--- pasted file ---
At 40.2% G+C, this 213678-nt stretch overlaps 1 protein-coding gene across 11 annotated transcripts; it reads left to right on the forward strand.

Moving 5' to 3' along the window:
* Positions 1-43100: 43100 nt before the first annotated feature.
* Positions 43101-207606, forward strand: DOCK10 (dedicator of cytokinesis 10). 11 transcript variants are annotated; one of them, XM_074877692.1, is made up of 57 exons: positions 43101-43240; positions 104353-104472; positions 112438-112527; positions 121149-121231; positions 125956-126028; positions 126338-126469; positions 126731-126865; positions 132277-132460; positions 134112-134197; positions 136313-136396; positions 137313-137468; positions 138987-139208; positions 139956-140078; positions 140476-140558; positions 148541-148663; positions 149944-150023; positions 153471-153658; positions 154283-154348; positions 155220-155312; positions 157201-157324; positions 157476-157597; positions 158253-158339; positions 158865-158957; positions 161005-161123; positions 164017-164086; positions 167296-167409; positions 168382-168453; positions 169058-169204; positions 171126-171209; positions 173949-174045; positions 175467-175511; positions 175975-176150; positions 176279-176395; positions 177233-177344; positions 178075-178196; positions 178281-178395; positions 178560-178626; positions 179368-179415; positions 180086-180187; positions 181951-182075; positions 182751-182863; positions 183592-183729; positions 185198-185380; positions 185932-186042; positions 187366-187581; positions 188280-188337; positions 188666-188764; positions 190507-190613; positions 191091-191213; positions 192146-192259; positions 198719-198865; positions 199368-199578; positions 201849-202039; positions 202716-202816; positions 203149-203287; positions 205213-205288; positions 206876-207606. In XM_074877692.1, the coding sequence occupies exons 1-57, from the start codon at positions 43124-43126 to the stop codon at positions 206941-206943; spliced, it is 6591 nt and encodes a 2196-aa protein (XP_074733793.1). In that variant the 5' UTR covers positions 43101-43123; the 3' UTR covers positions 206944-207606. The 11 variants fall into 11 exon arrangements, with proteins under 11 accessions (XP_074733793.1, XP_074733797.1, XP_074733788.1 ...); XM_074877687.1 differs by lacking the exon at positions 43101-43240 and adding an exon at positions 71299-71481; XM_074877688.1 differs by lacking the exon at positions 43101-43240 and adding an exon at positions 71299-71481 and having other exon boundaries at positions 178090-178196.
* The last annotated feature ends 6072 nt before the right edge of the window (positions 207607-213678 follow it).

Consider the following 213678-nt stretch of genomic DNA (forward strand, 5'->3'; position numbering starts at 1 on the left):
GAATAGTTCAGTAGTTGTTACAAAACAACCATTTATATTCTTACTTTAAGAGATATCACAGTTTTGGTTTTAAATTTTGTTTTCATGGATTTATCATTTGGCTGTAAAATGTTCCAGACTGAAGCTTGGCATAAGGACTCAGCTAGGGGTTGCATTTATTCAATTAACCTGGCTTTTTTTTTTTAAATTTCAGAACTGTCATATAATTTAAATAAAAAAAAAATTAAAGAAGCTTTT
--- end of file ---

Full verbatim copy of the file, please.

At 40.2% G+C, this 213678-nt stretch overlaps 1 protein-coding gene across 11 annotated transcripts; it reads left to right on the forward strand.

Moving 5' to 3' along the window:
* Positions 1-43100: 43100 nt before the first annotated feature.
* Positions 43101-207606, forward strand: DOCK10 (dedicator of cytokinesis 10). 11 transcript variants are annotated; one of them, XM_074877692.1, is made up of 57 exons: positions 43101-43240; positions 104353-104472; positions 112438-112527; positions 121149-121231; positions 125956-126028; positions 126338-126469; positions 126731-126865; positions 132277-132460; positions 134112-134197; positions 136313-136396; positions 137313-137468; positions 138987-139208; positions 139956-140078; positions 140476-140558; positions 148541-148663; positions 149944-150023; positions 153471-153658; positions 154283-154348; positions 155220-155312; positions 157201-157324; positions 157476-157597; positions 158253-158339; positions 158865-158957; positions 161005-161123; positions 164017-164086; positions 167296-167409; positions 168382-168453; positions 169058-169204; positions 171126-171209; positions 173949-174045; positions 175467-175511; positions 175975-176150; positions 176279-176395; positions 177233-177344; positions 178075-178196; positions 178281-178395; positions 178560-178626; positions 179368-179415; positions 180086-180187; positions 181951-182075; positions 182751-182863; positions 183592-183729; positions 185198-185380; positions 185932-186042; positions 187366-187581; positions 188280-188337; positions 188666-188764; positions 190507-190613; positions 191091-191213; positions 192146-192259; positions 198719-198865; positions 199368-199578; positions 201849-202039; positions 202716-202816; positions 203149-203287; positions 205213-205288; positions 206876-207606. In XM_074877692.1, the coding sequence occupies exons 1-57, from the start codon at positions 43124-43126 to the stop codon at positions 206941-206943; spliced, it is 6591 nt and encodes a 2196-aa protein (XP_074733793.1). In that variant the 5' UTR covers positions 43101-43123; the 3' UTR covers positions 206944-207606. The 11 variants fall into 11 exon arrangements, with proteins under 11 accessions (XP_074733793.1, XP_074733797.1, XP_074733788.1 ...); XM_074877687.1 differs by lacking the exon at positions 43101-43240 and adding an exon at positions 71299-71481; XM_074877688.1 differs by lacking the exon at positions 43101-43240 and adding an exon at positions 71299-71481 and having other exon boundaries at positions 178090-178196.
* The last annotated feature ends 6072 nt before the right edge of the window (positions 207607-213678 follow it).

Consider the following 213678-nt stretch of genomic DNA (forward strand, 5'->3'; position numbering starts at 1 on the left):
GAATAGTTCAGTAGTTGTTACAAAACAACCATTTATATTCTTACTTTAAGAGATATCACAGTTTTGGTTTTAAATTTTGTTTTCATGGATTTATCATTTGGCTGTAAAATGTTCCAGACTGAAGCTTGGCATAAGGACTCAGCTAGGGGTTGCATTTATTCAATTAACCTGGCTTTTTTTTTTTAAATTTCAGAACTGTCATATAATTTAAATAAAAAAAAAATTAAAGAAGCTTTT